Afzal Khan in Islamabad  The three-year extension given to Army chief Gen Ashfaq Parvez Kayani will ensure that the current leadership of the government, military and judiciary remains in office till 2013, Pakistan Prime Minister Yousuf Raza Gilani said here today.  Gilani announced the government’s decision to extend the term of Kayani, who was set to retire in November, during an address to the nation late last night.  “At this time, the Prime Minister will be there till 2013, the President will be there till 2013 and the (Supreme Court) Chief Justice will be there till 2013,” Gilani said in a brief chat with reporters after visiting the Pakistan Sweet Home project at Sihala in the outskirts of Islamabad.  “We have extended the Army chief’s term till 2013 too. All major stakeholders are now in a secure position and they should work under the ambit of the constitution,” he said, adding that the tenure of Kayani has been extended to ensure continuity of policies.  “Pakistan has a unique situation. We are in the middle of the war against extremism and terrorism. Stability has to be maintained and it was important for consistency and continuity.” Gilani denied that there was pressure on the government led by his Pakistan People’s Party to extend the tenure of the Army Chief.  Kayani (58), a former chief of the Inter-Services Intelligence agency, was made Army head by former military ruler Pervez Musharraf in November 2007.He has emerged as a key player in shaping Pakistan’s foreign policy.  Though political commentators often speak of Pakistan's “power troika” comprising the President, Prime Minister and army chief, insiders in the government acknowledge that it is the publicity-shy Kayani, who has emerged as the most important player in shaping Pakistan's foreign policy.









Pakistan to buy bigger warships from China 

Press Trust of India, Updated: July 23, 2010 23:01 IST  Beijing:  Pakistan plans to deepen military cooperation with China as it seeks to buy bigger naval ships with more firepower in addition to several frigates it has already ordered from its "all weather" ally.  Pakistan hopes to buy bigger ships with more firepower from China, such as 4,000 ton class frigates, Pakistan Naval Chief Admiral Noman Bashir said on Friday.  He said Pakistan Navy is very satisfied with the performance of the F-22P frigate it bought from China. Two of the four F-22P frigates it ordered are already in service in Pakistan Navy, with the third one scheduled to be commissioned on September 15 this year. It is also expected that all the four ships will be in service by 2013.  "We are very happy with the performance, and some technology is as good as in Western countries," Bashir was quoted as saying by the state run China Daily today  Pakistan has proposed to develop strategic maritime cooperation with China in both military and commercial sects, such as in fishery, economic development zones, and cargo, he said."The friendship between China and Pakistan is greater than the Himalayas and deeper than the Ocean. We already made progress in air force and other areas, now we should further and expand the cooperation in Navy, a broadly-based relation," he said.  He also said Pakistans strategic geographical location in the Arabian Sea and its long coastline could contribute to the missions of Chinese navy, particularly in the context of energy need from the Persian Gulf.  Pakistan also has rich experiences in countering illegal activities at sea in order to maintain maritime security, four ships participated in anti-piracy operations, and there has been no act of maritime terrorism in its region in the recent past. "We can provide facilities, ports, logistics, maintenance among other things (to Chinese navy), said a Pakistan Navy official.  Pakistan hopes to buy more ships from China, UK and France according to its development plan, he said   Read more at:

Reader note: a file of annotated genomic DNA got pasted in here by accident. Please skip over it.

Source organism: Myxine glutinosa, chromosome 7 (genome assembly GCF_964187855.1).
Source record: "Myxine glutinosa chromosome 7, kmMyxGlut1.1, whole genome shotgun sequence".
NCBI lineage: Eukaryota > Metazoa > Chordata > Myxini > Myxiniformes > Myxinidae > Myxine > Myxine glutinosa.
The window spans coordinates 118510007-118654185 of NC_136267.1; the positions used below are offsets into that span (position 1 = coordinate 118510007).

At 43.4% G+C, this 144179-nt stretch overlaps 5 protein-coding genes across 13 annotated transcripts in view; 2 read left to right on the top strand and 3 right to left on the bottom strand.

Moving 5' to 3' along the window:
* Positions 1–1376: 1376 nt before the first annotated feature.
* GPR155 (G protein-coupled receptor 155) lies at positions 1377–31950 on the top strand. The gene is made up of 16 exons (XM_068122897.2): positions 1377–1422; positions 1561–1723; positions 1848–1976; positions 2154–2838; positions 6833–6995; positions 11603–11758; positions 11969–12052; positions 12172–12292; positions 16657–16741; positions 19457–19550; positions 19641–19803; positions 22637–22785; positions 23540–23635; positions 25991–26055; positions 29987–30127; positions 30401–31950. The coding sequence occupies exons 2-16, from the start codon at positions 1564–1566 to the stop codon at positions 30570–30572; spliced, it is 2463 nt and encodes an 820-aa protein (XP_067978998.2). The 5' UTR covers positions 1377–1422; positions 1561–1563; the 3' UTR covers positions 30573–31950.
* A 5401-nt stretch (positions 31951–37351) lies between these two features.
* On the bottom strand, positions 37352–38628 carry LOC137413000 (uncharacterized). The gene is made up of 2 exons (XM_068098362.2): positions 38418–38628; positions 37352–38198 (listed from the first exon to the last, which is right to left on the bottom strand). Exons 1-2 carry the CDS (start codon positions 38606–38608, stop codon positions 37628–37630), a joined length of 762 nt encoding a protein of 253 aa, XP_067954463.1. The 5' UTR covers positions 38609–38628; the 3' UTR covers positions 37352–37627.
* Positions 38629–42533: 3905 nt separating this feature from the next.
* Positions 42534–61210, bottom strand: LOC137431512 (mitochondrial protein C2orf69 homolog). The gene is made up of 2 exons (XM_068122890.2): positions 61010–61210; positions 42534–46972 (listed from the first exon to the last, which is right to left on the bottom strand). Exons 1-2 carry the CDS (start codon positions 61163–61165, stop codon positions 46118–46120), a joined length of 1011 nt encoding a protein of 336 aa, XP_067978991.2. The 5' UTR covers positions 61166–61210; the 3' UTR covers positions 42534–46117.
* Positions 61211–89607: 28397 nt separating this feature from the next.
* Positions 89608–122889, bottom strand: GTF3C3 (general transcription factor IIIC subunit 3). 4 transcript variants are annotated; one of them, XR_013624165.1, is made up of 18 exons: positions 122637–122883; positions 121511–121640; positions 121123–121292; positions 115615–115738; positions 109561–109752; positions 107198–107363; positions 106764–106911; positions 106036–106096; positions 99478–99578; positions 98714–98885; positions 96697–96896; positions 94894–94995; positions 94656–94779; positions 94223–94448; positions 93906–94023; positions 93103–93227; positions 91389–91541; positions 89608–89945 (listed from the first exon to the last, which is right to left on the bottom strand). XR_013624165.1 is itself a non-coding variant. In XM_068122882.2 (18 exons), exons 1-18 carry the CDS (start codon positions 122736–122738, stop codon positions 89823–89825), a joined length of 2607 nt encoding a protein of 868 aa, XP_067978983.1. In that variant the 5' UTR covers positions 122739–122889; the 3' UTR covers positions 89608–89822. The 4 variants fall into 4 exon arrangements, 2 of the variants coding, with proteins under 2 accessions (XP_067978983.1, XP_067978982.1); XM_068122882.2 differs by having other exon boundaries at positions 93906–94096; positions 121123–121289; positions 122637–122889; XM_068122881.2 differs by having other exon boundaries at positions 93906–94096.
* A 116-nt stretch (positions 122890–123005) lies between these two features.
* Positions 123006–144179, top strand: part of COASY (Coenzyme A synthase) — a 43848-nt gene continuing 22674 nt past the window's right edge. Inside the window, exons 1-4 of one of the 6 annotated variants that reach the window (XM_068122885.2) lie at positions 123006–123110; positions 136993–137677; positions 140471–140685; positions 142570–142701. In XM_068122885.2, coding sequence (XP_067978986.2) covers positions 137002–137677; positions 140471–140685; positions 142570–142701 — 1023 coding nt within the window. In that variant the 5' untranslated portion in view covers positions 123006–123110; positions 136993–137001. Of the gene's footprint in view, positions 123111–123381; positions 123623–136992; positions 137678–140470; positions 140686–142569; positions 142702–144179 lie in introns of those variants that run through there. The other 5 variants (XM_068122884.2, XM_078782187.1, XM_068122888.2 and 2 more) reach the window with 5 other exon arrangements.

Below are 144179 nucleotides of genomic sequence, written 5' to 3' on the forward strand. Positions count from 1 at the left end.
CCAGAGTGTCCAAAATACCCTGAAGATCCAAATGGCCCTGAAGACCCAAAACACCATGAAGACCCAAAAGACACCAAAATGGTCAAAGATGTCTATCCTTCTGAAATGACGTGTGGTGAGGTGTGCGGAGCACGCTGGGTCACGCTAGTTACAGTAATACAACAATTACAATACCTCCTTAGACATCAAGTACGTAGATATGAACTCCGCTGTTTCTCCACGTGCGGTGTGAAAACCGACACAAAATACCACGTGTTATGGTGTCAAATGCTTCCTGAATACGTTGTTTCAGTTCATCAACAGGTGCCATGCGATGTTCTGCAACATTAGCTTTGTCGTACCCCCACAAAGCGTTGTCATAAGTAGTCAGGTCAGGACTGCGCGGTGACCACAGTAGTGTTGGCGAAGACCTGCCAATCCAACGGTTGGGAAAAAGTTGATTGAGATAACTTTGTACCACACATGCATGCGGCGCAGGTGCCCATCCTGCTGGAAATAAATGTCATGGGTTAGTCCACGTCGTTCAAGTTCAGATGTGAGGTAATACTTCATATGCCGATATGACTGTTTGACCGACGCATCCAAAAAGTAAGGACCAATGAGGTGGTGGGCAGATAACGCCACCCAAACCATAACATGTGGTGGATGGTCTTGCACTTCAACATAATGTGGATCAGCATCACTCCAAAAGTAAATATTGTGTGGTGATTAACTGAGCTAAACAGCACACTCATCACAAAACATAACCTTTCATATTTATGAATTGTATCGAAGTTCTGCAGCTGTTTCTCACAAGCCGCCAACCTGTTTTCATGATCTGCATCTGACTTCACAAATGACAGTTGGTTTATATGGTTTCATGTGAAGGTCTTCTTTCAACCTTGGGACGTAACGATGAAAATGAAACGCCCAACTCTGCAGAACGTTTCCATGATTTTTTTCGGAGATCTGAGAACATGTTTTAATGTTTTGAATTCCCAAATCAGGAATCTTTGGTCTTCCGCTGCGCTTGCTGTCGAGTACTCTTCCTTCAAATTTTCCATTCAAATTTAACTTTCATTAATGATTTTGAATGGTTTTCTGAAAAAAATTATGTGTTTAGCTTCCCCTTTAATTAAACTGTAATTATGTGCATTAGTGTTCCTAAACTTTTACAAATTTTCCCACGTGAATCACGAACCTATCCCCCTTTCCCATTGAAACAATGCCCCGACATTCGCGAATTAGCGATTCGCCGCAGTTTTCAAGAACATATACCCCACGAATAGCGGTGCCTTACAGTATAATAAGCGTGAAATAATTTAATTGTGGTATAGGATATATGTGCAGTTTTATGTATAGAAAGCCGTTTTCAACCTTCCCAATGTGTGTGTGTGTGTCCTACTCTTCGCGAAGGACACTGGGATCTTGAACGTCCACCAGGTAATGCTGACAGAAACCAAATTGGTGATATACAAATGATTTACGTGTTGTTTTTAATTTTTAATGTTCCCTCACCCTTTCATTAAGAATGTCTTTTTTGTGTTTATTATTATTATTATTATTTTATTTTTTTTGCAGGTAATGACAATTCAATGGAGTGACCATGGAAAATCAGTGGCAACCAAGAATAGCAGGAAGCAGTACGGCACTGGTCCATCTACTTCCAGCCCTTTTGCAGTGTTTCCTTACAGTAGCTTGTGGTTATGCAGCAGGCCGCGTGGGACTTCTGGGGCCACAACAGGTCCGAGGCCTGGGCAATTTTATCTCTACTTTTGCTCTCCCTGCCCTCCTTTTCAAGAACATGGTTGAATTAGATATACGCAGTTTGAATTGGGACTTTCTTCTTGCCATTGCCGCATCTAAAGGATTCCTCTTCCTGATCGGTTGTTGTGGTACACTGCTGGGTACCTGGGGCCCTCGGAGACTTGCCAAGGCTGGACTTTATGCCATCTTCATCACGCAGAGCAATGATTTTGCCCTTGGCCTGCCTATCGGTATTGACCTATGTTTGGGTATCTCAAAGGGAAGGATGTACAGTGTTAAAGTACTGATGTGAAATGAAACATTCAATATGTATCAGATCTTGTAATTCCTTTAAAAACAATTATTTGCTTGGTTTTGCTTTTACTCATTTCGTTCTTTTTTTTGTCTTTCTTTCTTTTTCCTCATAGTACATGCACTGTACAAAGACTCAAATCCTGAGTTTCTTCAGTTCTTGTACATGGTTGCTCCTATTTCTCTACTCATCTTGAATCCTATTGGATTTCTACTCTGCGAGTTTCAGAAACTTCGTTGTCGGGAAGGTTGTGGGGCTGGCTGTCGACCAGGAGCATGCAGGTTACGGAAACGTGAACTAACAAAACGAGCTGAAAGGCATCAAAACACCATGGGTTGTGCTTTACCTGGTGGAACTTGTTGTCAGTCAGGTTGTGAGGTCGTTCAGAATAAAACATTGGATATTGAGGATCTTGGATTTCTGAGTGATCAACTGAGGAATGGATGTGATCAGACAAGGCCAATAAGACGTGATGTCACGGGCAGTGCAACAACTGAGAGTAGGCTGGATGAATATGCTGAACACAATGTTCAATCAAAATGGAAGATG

India for 'mechanism' to stop misuse of US aid to Pak Agencies